We are so pleased to welcome Greg Bayles to the Craft Lake City staff as Virtual Technology Specialist.
From within the distanced squares of a video conference, Greg shares with us the wild ride of reimagining the Craft Lake City DIY Festival and Holiday Market experiences for a virtual space. He also gives us a glimpse into his side project, a groundbreaking video game called Super Bearded Dragons, “Where drag queens fight over cash tips that rain down from the sky.”
How did you become involved with Craft Lake City?
Angela [Brown, Executive Director] posted online [that she was] looking for people who had tech backgrounds or were video game developers. My friend David Payne tagged me in the post. Angela and I had a quick meet-and-greet to sort of figure out what was going on in each other’s lives. I mentioned to her that I had been working with the Mozilla hubs platform building virtual environments. I pitched the idea of doing a virtual world for the DIY Festival, and that was something that she really latched onto. So, I guess Facebook brought us together. [Greg gives a wry smile.]
Can you tell us more about Mozilla Hubs?
Mozilla hubs is a research arm of [the] Mozilla Corporation—you know, the big Internet Browser people. They are working to create a space where people can do virtual conferencing, meetups or just hang out.
It’s essentially small, 3D virtual worlds that you can go inside of and create or select an avatar to represent you. It has live voice chatting, you can stream videos—if you want to be a panda bear wandering around in a forest, you can totally do that.
The technology is open source and community driven, and [Mozilla was] super helpful in facilitating the festival. The community provided all of the assets that we used to create the rooms. The virtual rooms were generated by other people, and then we adapted them into different shapes and spaces. We leveraged their avatar system to provide customized Craft Lake City staff, volunteer and artisan avatars.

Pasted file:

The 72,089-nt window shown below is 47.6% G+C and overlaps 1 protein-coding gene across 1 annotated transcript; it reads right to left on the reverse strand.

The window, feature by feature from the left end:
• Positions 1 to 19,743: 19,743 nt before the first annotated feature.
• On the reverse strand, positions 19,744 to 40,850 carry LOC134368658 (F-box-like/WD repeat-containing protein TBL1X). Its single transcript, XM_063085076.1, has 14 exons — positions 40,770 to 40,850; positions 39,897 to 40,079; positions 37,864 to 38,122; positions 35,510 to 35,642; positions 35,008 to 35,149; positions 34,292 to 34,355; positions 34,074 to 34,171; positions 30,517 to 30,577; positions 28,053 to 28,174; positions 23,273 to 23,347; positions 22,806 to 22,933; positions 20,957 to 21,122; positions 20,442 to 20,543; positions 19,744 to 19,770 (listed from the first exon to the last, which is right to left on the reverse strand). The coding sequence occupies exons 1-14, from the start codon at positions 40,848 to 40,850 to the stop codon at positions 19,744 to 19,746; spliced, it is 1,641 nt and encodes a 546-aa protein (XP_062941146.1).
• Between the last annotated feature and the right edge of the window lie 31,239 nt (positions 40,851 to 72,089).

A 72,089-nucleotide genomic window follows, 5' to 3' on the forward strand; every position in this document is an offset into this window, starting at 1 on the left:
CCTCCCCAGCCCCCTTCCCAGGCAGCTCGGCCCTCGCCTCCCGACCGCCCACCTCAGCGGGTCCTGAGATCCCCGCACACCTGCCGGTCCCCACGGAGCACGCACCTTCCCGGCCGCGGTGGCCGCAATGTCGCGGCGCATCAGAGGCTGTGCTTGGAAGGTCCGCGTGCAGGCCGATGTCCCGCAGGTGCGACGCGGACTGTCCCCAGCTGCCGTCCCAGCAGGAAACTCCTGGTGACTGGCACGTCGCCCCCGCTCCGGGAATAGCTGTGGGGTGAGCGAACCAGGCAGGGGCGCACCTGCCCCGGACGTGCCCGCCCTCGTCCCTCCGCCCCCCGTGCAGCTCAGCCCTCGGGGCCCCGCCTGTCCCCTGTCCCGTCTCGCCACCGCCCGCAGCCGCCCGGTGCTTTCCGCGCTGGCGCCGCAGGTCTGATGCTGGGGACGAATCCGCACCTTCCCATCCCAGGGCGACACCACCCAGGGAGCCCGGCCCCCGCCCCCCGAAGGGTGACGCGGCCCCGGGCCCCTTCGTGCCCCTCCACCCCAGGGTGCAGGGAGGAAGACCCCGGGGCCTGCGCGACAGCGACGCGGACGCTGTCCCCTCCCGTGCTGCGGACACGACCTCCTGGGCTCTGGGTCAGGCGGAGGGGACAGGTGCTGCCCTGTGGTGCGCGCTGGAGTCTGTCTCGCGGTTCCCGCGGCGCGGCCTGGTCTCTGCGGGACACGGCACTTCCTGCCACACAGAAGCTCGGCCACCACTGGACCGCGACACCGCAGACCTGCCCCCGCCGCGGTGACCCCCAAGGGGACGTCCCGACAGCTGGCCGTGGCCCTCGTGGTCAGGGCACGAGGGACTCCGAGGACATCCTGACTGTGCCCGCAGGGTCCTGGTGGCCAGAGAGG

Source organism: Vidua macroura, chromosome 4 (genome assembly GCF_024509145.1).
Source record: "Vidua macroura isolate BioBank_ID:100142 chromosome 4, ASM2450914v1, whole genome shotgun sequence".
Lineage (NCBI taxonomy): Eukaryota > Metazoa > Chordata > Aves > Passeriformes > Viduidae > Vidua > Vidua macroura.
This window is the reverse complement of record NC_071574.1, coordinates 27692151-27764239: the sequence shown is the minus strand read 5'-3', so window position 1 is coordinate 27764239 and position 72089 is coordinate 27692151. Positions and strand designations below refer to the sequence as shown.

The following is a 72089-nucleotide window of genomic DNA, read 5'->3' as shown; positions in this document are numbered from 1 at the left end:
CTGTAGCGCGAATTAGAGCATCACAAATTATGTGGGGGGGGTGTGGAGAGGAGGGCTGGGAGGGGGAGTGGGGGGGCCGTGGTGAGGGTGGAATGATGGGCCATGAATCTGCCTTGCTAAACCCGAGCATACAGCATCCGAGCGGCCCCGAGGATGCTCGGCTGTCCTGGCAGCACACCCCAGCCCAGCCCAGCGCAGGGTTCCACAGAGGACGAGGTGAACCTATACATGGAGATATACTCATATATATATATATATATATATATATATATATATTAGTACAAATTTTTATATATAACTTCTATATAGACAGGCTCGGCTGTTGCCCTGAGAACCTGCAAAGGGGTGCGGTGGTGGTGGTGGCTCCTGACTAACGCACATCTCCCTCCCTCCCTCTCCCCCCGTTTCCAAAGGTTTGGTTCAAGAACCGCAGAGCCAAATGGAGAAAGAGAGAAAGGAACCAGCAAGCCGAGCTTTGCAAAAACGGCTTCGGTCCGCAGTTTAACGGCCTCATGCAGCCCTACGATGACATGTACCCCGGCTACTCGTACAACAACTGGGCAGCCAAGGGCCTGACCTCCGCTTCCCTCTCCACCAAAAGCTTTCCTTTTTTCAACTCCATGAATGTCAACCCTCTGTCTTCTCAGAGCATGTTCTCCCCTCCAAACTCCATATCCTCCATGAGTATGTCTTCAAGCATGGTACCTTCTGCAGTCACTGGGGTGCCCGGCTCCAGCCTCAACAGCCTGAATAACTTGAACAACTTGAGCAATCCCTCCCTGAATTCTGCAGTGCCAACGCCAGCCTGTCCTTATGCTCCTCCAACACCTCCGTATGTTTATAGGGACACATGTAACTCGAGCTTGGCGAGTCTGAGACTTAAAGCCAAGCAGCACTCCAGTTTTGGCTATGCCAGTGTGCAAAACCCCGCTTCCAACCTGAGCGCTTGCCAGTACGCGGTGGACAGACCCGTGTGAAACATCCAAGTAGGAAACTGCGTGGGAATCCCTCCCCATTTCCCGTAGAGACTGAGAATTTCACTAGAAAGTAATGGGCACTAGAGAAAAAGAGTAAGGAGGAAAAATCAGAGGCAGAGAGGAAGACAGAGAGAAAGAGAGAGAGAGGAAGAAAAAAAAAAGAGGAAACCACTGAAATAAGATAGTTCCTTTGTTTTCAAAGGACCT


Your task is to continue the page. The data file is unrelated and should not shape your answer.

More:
What was the process like, from pitching the idea to launching the 12th Annual Craft Lake City DIY Festival into a virtual version? What were the most memorable moments?
When I pitched the idea, I didn’t know all that much about the technology. I had mostly just been tinkering with it. The next two months were a process of learning what we could and couldn’t do. We conducted experiments and would run tests with a bunch of different people. We weren’t sure if we were going to be able to pull a certain thing off, and then it worked! Or, it didn’t. And we would quickly have to move in a different direction.
I remember at one point Angela had asked me, “Is there any way to change the color of this one object?” And I thought to myself, no—what’s there is there. But, I decided to do a little bit of digging. I realized how simple it was to go into the open source model libraries and add new models; or, change the color of a model and upload that for someone else to use. And so there was this moment of transition from thinking of it as a very closed system to understanding this was a system that I could contribute to. That was a fun, eye-opening moment. It made me feel much more a part of the broader virtual worlds community. That’s definitely a memorable moment for me.
On the first day of the festival, we had so many people coming through that we actually crashed their [Mozilla Hubs’] servers! That was both a funny moment and a proud moment. Initially, I was panicking and thinking, “What are we going to do?” I thought, there’s no way they’re going to answer on a Friday night.
When they found out what an expansive operation we had going on, they were just gobsmacked! They had no idea what to do. They went into one of our areas that had twelve galleries connected. And they said, “Holy cow! This is amazing. This is huge. We can’t believe you built all 12 galleries!”